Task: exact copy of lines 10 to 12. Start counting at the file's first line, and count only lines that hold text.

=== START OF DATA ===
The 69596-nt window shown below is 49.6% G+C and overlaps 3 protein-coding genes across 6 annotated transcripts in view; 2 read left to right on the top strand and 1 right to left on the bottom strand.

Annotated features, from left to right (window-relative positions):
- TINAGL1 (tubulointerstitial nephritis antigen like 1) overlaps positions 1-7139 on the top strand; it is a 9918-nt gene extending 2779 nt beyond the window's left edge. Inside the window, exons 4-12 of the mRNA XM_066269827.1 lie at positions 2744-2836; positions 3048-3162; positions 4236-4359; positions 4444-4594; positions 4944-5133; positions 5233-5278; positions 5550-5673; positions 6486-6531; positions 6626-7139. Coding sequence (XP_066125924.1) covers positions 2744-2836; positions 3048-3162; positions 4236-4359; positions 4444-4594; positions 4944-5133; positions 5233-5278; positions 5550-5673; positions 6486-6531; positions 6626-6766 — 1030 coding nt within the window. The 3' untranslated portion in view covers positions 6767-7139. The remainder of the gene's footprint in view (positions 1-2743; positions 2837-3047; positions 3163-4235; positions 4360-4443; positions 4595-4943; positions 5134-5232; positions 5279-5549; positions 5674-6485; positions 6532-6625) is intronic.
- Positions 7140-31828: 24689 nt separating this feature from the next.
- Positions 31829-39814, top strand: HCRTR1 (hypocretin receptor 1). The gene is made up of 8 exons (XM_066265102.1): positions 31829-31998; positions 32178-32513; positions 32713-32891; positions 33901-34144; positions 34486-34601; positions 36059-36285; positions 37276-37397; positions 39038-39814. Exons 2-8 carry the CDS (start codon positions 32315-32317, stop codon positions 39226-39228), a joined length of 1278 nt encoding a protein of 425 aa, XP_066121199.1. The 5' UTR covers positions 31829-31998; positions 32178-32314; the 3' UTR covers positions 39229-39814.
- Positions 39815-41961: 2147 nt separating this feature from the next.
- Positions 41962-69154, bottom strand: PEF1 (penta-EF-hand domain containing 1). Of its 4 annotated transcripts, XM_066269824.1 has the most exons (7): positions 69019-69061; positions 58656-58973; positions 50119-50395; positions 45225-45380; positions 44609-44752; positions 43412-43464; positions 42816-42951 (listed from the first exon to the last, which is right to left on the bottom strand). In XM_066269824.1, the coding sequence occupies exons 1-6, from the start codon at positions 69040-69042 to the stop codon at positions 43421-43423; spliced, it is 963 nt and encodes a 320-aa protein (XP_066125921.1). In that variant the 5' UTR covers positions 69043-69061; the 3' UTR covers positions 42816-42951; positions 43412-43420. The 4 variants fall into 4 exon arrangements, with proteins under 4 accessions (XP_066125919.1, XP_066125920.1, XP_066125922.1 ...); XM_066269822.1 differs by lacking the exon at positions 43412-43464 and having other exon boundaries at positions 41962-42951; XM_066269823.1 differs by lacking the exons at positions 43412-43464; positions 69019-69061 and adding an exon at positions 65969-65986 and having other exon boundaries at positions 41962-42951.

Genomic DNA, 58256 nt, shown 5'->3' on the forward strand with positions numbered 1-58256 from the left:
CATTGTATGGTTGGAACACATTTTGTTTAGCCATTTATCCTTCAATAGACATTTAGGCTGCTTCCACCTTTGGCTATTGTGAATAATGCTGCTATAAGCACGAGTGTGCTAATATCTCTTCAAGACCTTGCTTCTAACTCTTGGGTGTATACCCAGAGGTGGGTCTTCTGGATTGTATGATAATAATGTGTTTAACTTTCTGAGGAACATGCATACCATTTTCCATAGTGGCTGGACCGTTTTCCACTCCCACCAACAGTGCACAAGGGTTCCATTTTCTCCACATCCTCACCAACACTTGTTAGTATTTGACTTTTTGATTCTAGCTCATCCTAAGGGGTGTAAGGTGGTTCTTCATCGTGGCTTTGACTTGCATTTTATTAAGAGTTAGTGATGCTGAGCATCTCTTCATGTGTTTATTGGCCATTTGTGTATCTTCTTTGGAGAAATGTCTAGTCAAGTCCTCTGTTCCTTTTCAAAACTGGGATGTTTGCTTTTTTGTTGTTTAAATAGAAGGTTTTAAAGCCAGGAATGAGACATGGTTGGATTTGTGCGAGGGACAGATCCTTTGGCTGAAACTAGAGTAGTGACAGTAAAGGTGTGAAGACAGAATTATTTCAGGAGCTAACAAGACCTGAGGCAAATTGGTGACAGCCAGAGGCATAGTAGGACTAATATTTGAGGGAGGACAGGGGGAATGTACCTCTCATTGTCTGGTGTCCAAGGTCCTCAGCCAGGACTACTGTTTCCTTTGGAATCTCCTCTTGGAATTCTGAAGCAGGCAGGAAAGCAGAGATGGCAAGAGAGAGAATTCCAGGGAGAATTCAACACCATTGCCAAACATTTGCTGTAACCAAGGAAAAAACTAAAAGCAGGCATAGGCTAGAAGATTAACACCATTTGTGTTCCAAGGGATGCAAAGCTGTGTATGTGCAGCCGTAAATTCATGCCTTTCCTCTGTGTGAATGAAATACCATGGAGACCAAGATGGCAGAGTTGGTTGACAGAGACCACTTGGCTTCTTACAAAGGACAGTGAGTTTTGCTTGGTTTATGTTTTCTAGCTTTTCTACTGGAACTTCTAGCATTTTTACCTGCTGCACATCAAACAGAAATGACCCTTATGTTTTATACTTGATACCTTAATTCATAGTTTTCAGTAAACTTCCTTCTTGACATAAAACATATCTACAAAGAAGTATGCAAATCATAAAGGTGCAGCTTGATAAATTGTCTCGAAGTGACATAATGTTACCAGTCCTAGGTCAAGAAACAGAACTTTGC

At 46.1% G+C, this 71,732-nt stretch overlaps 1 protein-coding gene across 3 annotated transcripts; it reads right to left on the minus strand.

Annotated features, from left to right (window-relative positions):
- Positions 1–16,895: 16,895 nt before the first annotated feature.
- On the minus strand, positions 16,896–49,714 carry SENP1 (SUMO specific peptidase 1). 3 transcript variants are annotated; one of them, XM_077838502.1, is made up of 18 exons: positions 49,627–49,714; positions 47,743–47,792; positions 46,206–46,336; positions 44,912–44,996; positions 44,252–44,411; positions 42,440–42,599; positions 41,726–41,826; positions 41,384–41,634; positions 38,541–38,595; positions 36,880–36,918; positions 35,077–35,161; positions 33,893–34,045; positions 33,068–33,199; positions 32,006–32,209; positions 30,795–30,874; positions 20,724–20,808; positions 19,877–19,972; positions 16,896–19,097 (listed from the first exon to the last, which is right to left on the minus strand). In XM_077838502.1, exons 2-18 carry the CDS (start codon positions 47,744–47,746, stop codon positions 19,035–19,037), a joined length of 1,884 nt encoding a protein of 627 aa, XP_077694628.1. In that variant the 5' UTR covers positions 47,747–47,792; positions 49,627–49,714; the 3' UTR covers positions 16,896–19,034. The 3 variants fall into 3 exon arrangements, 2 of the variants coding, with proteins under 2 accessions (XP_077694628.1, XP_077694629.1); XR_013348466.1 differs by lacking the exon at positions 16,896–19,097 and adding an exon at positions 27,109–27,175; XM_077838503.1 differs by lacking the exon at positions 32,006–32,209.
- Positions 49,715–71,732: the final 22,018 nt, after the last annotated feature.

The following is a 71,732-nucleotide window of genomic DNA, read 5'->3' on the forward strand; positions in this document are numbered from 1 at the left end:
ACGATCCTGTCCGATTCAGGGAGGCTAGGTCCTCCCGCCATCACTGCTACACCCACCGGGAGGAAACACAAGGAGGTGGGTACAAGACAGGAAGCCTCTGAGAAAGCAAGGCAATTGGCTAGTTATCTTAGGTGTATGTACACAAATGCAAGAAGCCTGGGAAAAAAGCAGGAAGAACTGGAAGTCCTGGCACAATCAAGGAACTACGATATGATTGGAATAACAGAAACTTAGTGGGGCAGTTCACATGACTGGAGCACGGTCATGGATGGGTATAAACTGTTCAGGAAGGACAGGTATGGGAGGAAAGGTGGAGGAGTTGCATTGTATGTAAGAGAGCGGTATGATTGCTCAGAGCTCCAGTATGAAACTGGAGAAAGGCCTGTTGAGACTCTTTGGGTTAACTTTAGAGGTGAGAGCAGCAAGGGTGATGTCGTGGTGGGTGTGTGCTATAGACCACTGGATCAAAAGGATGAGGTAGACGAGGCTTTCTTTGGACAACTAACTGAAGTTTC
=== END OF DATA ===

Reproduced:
At 46.1% G+C, this 71,732-nt stretch overlaps 1 protein-coding gene across 3 annotated transcripts; it reads right to left on the minus strand.

Annotated features, from left to right (window-relative positions):
- Positions 1–16,895: 16,895 nt before the first annotated feature.